Details of Property that Must Be Returned – If any employee is in possession of company property such as a cellphone, laptop or uniform, then a termination letter should detail what and how items should be returned. Provide a date and method for returning any company property so the employee understands what is expected of them.

Information Surrounding Non-Compete Agreements or Confidentiality Agreements – In some cases, employees are asked to sign non-compete agreements or confidentiality agreements at the time they are hired. It is a good idea to include copies of these agreements with a termination letter with a reminder of what the employer has agreed to. Our previous post, Do Non-Compete Agreements Hold Up, offers insight into what employers and employees can expect when it comes to non-compete agreements upon termination.

Contact Information to Answer Questions Related to the Termination – It is natural that an employee will have questions about their termination. Always include information for someone the employee can speak to regarding concerns about their termination. For most companies, this will be a human resources contact.

When Should a Termination Letter Be Given?

When considering terminating employment, it is important that employers understand that a minimum of two weeks’ notice is required to be given. When this is not possible, pay in lieu of notice may be acceptable. It can be worthwhile to speak with a termination lawyer before providing notice of termination to an employee.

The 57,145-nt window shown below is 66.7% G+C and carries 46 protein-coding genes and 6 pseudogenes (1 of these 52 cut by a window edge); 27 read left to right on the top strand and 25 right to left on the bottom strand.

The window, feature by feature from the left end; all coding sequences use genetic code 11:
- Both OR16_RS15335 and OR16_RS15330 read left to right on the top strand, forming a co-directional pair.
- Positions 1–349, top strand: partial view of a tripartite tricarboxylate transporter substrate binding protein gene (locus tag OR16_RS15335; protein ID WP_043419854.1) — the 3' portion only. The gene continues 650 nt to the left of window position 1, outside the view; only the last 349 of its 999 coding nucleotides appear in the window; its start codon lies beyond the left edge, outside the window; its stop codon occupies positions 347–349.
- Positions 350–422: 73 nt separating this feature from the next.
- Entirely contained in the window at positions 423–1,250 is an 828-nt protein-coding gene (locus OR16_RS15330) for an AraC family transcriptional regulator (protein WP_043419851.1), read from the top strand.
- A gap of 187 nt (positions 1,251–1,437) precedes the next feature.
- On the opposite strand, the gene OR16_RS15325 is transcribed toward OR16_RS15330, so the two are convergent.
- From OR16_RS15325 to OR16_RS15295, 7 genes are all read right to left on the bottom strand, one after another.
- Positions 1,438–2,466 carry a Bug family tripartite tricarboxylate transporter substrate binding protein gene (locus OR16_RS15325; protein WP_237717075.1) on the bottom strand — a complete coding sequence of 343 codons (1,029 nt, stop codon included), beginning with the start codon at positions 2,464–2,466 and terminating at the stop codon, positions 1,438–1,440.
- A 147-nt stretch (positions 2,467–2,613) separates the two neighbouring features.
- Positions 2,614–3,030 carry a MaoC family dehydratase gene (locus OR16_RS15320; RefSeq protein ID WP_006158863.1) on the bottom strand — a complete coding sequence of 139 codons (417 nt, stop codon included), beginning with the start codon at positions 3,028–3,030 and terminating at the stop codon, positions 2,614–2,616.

How Can I Know What Severance Amount an Employee is Entitled to?

There are many factors that can influence what an employee is entitled to when it comes to severance pay. For long-term employees, it is likely a good idea to speak with an employment lawyer before offering a severance package. Our post, Understanding Severance Pay in Ontario, provides information on how severance pay works in Ontario and gives a general outline of what employers can expect.

Can Employment Ever Be Terminated Immediately?

When an employee is terminated with cause, they are not entitled to notice or benefits such as severance pay. It is important for employers to note that termination with cause is not something to take lightly. If serious misconduct is the reason for termination, then employment may be effective immediately and without notice. However, it may be a good idea to speak with a workplace lawyer before notifying the employee of their termination.

Termination letters serve as a means to notify the employee of their termination and any important information they should know related to the termination. As formal notice of termination, it is important for both the records of employees and employers. Speaking with an employment lawyer such as the experts at Soni Law Firm can be a great way to understand your obligations as an employer.

For complicated situations or when looking for guidance, don’t hesitate to book a consultation with Soni Law Firm.

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Rahul founded Soni Law Firm, a boutique employment, labour, and human rights law firm, with the goal of taking his Downtown Toronto litigation experience and making it accessible to Ontario’s Main Street employees and employers.